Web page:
The living conditions of the Amish are seen as far too extreme for the average American. Many Amish farm; continuing to use their horse-drawn equipment even with the enhancements in farming technology over the past few years (Hostetler 14). They also rely heavily on these horses, as well as basic scooters, bikes, and wagons to go from one place to another as a substitute to the modern vehicles driven today. Their mode of transportation is extreme in the sense that there is great risk in driving a horse and buggy on a busy highway. They could get hit by a car or lose control of the horse and cause injury to themselves and others. There are children who scooter along the road in the same hazardous way, all for the sake of keeping life “simple”. Amish also tend to not have much, if any, electricity and rely on gas lights, literally leaving them, as the saying goes, “in the dark”. To the Amish, English improvements in technology stray away from a human’s connection with God. Technology is seen not as progression; but regression (Hostetler 14). The Amish keep a certain primitive sense when it comes to technology – baffling those who a...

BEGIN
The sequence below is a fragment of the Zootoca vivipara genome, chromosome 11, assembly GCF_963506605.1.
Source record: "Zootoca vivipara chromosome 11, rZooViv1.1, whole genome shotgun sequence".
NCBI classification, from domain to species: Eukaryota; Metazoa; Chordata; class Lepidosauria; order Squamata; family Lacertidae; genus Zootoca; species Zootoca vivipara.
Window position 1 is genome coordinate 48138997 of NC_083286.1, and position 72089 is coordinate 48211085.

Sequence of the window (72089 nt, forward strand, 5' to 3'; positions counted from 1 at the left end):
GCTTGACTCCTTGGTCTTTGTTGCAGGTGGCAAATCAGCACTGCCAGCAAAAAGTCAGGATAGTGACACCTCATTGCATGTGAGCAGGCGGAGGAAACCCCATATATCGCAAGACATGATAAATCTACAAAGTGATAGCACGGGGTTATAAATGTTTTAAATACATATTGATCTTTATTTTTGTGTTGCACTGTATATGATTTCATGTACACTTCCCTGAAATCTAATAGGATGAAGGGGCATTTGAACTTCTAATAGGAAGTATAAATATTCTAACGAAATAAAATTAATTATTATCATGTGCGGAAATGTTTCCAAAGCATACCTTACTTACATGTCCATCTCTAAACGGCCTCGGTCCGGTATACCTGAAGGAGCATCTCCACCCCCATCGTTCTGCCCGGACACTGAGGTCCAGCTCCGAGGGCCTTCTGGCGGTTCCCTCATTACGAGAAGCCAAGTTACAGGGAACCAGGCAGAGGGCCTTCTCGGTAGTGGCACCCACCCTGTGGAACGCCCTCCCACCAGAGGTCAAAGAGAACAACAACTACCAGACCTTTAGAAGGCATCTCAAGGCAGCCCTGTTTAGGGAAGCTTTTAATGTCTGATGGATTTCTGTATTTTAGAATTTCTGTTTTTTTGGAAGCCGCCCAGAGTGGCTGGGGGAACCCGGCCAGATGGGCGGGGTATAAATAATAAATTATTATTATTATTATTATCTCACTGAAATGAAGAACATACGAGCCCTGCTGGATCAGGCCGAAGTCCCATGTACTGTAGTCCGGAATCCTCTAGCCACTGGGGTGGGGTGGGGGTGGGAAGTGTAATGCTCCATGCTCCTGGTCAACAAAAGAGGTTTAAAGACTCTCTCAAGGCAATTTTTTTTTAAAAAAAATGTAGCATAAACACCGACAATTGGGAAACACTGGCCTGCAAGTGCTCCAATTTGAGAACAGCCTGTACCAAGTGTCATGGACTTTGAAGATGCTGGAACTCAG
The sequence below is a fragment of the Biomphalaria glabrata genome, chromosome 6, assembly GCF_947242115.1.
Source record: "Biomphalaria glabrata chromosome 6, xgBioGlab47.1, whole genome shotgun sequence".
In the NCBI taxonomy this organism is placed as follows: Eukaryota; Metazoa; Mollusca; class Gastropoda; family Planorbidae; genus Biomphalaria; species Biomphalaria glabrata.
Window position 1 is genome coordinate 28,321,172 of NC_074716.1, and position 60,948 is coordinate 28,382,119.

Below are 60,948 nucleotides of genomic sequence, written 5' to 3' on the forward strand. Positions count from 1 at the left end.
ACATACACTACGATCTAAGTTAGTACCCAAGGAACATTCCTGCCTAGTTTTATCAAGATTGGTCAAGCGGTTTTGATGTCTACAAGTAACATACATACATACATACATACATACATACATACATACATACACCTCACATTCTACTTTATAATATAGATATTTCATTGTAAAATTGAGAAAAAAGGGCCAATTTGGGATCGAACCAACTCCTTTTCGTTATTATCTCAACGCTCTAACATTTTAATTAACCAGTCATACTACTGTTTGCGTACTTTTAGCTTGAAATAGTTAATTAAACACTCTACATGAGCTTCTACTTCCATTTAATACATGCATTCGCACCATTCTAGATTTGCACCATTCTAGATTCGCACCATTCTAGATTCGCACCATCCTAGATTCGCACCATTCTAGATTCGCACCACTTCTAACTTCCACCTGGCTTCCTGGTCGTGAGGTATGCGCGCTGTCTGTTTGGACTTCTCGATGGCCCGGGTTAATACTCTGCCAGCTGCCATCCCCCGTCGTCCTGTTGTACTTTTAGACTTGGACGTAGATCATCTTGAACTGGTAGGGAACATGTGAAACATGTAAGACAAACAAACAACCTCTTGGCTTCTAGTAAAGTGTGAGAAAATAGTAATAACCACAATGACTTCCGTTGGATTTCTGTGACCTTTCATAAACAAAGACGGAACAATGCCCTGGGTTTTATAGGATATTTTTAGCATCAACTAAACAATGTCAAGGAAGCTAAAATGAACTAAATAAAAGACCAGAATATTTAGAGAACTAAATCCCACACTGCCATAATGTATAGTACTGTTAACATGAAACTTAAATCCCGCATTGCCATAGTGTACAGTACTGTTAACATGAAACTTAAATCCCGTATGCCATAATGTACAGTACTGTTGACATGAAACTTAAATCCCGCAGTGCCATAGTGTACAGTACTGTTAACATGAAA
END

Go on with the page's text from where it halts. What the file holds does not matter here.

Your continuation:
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...d educational systems combined with their religious and worldly views that certainly put them in the category of being an “extremist” community.
Denlinger, A. Martha. Real People : Amish And Mennonites In Lancaster County, Pennsylvania. Scottdale, Pa: Herald Press, 1993. eBook Collection (EBSCOhost). Web. 2 Dec. 2013.
Hostetler, John Andrew. Amish Life. Scottdale, Pa: Herald Press, 1983. EBook Collection (EBSCOhost). Web. 28 Nov. 2013.
Hostetler, John Andrew. The Amish. Scottdale, Pa: Herald Press, 1995. EBook Collection (EBSCOhost). Web. 30 Nov. 2013.
Olshan, Marc Alan, and Donald B. Kraybill. The Amish Struggle with Modernity. Hanover, NH: University Press of New England, 1994. EBook Collection (EBSCOhost). Web. 30 Nov. 2013.
"Rumspringa: To Be Or Not To Be Amish." Publishers Weekly 253.11 (2006): 60. Business Source Premier. Web. 2 Dec. 2013.
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